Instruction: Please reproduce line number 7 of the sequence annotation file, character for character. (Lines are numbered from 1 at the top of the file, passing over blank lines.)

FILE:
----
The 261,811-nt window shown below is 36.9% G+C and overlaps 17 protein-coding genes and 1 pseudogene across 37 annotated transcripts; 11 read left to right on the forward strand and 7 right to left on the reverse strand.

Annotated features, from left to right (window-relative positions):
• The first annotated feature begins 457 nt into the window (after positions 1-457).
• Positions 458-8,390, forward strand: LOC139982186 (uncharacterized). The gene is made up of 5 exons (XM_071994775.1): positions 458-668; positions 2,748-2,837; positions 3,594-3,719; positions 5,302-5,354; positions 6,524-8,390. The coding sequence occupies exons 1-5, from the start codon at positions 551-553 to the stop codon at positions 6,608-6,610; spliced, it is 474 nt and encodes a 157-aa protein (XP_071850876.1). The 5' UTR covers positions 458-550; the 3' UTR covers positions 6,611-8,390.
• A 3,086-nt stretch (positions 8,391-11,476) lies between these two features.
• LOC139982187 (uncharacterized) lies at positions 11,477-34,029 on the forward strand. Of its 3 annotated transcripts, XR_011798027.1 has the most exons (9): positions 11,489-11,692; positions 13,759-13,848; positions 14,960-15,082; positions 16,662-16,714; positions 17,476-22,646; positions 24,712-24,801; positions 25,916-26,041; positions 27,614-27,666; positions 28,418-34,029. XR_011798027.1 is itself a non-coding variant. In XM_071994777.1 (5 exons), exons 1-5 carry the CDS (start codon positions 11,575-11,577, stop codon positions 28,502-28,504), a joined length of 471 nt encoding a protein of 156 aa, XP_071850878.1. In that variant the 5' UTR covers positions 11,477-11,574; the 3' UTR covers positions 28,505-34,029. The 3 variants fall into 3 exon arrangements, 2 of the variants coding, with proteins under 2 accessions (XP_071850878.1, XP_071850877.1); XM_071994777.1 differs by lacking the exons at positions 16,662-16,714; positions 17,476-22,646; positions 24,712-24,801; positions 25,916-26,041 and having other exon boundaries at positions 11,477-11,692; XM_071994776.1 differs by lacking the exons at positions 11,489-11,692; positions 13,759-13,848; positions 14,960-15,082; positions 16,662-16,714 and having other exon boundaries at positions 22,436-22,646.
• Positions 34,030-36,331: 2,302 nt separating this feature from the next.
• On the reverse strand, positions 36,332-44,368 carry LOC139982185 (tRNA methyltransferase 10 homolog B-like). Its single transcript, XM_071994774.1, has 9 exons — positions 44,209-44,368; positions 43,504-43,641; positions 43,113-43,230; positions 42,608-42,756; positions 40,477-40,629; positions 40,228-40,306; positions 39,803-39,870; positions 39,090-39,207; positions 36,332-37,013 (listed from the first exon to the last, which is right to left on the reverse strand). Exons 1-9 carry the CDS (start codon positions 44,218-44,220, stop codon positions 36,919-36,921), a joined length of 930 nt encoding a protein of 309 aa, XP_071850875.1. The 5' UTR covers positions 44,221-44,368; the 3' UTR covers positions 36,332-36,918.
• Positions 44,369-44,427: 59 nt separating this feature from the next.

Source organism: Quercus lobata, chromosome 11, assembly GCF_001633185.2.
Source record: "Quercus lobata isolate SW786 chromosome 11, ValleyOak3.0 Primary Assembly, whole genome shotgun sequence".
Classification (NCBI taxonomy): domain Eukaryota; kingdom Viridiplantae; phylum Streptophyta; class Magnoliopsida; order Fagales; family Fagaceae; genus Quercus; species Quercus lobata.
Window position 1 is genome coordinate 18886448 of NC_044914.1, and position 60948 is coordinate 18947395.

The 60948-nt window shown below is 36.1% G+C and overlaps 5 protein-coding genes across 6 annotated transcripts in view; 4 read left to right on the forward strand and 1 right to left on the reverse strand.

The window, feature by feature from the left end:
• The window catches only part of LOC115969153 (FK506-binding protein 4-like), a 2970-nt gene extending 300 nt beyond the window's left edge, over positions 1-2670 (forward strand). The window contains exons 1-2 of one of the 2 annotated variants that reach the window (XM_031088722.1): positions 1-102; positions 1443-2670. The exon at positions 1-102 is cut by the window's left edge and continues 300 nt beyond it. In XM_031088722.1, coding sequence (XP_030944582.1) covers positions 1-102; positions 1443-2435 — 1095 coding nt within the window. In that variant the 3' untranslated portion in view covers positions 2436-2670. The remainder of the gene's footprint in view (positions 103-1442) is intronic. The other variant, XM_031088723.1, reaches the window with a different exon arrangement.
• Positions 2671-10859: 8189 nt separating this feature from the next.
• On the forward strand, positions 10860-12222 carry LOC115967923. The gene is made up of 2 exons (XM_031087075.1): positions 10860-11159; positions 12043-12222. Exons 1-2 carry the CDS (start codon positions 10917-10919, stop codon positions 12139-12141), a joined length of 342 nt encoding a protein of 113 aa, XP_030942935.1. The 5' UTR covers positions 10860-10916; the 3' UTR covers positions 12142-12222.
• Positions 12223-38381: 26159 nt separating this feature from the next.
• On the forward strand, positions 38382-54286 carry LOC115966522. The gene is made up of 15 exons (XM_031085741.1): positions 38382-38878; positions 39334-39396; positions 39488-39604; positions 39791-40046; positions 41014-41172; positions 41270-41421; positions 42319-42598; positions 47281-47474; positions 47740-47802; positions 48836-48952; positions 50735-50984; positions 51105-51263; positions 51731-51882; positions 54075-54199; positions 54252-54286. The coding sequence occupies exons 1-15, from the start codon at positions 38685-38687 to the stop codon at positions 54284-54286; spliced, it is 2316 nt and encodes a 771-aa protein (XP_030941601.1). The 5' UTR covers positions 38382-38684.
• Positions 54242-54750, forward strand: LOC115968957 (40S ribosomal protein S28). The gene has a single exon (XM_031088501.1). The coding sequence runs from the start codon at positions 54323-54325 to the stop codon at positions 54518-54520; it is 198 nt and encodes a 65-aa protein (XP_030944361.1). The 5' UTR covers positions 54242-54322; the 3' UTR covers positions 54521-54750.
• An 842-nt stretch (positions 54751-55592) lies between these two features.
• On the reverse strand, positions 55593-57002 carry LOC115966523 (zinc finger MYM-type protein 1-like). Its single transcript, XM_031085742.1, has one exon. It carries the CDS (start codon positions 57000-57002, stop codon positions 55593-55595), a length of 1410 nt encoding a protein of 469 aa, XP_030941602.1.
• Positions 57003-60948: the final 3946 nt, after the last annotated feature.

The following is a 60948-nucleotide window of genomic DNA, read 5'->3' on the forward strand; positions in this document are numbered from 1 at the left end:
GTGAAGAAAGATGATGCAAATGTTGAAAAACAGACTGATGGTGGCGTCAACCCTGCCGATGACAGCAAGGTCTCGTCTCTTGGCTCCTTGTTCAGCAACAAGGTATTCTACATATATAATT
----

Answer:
• Positions 34,030-36,331: 2,302 nt separating this feature from the next.